During the 1920s F. Scott Fitzgerald’s aptly named “Jazz Age” swept North America. Likewise, Europe was exposed to current musical flavours and the Czech composer Bohuslav Martinu was not immune to the trends. In 1927 Martinu wrote the 10-movement jazz ballet The Temptation of the Saintly Pot, incorporating the popular Charleston, Tango and the Foxtrot dances to complement the unlikely tale of a kitchen utensil love-triangle. Martinu condensed the ballet into a 4-movement suite and under the new title of La Revue de Cuisine “The Kitchen Revue”, the suite was premiered in Paris in 1930.
The suite maintains the original instrumentation of the ballet; violin, cello, clarinet, bassoon, trumpet and piano. With this combination, Martinu demonstrated the possibilities of jazz in a chamber ensemble without percussion. In Martinu’s mind his native Slav folk songs contained a rhythmic parallel to jazz, as he observed,
“I often think of the amazingly pregnant rhythm … of our Slovak songs, of their characteristic, rhythmical, instrumental accompaniment, and it seems to me that it is unnecessary for us to have recourse to the jazz band. Nevertheless I cannot deny the part [jazz] plays in the stream of our life … It is another question, however, how this influence should be realised.” (Quoted in Bohuslav Martinu His Life and Works, Safranek, M., London: Alan Wingate, 1962, p.117).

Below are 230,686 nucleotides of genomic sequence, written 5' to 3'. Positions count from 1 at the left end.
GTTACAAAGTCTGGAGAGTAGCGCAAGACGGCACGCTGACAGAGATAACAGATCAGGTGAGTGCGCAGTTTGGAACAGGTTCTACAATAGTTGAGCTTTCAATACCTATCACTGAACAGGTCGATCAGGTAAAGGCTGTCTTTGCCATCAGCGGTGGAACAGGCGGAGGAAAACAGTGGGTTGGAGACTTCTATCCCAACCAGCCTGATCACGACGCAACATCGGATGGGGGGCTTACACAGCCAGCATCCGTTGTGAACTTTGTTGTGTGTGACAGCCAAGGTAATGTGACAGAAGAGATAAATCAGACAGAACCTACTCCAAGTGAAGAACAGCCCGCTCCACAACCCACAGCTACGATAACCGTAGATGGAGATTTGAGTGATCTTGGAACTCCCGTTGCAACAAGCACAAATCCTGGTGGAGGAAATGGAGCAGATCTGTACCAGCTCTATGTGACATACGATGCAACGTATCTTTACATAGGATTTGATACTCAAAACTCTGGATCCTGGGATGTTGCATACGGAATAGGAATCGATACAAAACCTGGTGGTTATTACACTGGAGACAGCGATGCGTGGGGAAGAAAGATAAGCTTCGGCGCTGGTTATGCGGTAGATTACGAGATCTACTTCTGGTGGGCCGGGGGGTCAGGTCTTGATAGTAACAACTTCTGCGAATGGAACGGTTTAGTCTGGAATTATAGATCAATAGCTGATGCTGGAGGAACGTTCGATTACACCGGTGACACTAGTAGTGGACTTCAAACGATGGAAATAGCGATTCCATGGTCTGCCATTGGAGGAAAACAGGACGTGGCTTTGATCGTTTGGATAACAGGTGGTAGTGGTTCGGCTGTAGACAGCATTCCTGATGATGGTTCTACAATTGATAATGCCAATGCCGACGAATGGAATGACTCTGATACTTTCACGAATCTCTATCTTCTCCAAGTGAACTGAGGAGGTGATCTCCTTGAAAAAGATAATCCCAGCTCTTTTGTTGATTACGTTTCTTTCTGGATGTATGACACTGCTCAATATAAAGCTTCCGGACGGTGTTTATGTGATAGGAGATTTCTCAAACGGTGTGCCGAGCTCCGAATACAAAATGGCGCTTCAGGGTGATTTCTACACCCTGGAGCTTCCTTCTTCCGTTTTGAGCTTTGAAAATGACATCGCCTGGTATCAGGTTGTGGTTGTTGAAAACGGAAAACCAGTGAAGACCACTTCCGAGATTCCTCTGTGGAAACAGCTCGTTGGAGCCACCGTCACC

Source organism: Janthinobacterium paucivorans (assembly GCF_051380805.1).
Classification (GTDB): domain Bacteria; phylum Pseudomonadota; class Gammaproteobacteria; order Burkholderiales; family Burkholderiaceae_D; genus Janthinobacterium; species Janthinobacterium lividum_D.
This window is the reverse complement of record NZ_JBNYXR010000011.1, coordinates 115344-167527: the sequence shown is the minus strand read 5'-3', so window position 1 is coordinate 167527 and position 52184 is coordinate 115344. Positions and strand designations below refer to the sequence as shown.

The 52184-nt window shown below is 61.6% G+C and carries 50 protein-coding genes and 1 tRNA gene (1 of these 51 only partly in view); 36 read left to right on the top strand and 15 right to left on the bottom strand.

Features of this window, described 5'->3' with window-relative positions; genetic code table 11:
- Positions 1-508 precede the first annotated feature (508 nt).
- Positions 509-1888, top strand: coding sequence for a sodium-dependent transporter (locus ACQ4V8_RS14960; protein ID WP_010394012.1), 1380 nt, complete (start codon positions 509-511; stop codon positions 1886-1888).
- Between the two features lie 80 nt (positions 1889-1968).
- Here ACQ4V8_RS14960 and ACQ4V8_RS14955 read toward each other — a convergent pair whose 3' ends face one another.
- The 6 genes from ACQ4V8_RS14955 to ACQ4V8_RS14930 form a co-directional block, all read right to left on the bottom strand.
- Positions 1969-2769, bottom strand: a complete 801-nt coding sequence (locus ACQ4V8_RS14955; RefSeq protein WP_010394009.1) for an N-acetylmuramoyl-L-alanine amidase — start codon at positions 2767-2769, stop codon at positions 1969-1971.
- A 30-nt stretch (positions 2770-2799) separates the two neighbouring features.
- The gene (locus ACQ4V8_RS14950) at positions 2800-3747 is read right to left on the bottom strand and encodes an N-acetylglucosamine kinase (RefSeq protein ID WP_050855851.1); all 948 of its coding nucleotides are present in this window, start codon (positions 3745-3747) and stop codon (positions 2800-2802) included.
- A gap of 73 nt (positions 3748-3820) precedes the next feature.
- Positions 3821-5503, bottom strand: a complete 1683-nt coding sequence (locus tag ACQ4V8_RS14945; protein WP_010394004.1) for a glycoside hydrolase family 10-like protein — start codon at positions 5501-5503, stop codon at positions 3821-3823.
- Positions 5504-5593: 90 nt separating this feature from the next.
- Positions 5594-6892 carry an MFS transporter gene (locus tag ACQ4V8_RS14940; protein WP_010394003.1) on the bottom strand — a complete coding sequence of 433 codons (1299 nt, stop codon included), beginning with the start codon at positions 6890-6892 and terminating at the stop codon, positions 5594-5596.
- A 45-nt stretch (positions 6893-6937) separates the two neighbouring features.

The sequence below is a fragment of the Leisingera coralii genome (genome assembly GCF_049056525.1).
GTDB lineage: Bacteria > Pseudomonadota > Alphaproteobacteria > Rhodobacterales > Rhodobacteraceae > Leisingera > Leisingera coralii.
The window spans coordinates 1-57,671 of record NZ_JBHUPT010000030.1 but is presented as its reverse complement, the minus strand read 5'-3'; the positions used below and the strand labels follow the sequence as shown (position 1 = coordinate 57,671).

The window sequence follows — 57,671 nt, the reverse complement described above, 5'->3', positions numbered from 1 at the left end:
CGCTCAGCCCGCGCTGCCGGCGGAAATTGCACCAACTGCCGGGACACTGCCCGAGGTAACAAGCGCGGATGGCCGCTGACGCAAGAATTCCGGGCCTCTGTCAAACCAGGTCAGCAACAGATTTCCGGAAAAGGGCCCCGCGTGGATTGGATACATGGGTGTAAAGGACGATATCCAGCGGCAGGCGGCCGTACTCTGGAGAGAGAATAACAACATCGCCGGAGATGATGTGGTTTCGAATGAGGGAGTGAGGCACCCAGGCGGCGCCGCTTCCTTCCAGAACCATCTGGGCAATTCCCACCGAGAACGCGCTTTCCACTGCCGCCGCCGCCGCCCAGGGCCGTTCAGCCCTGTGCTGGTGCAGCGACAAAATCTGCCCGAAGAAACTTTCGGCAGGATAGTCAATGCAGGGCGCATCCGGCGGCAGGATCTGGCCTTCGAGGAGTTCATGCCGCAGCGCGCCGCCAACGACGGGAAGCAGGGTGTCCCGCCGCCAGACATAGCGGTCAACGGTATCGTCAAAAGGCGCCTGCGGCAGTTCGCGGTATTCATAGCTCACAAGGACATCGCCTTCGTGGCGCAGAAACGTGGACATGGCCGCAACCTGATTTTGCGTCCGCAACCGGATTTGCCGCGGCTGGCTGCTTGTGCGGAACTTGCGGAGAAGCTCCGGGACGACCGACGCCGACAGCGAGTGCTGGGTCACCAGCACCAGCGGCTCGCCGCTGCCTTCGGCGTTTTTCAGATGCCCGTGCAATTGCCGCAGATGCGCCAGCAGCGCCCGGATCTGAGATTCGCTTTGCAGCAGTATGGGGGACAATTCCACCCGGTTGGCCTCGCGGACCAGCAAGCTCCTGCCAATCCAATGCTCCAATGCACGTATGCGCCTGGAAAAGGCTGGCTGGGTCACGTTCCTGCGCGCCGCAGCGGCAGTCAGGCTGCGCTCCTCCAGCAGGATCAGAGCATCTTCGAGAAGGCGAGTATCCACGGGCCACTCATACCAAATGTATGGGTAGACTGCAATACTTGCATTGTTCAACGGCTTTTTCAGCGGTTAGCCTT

In La Revue de Cuisine, Martinu has realised the jazz influence through such features as the Dixie-style clarinet writing, the shifting meters of the piano’s rhythmic role, the jazz band colour of the muted trumpet, and the witty soloistic interchanges between instruments.
– Notes by Claire Howard Race
Sirius Chamber Ensemble and guest artists will perform Saturday 10th November 2012, 7.30pm at the St Philip’s Church.
Tickets available on trybooking.com or at the door.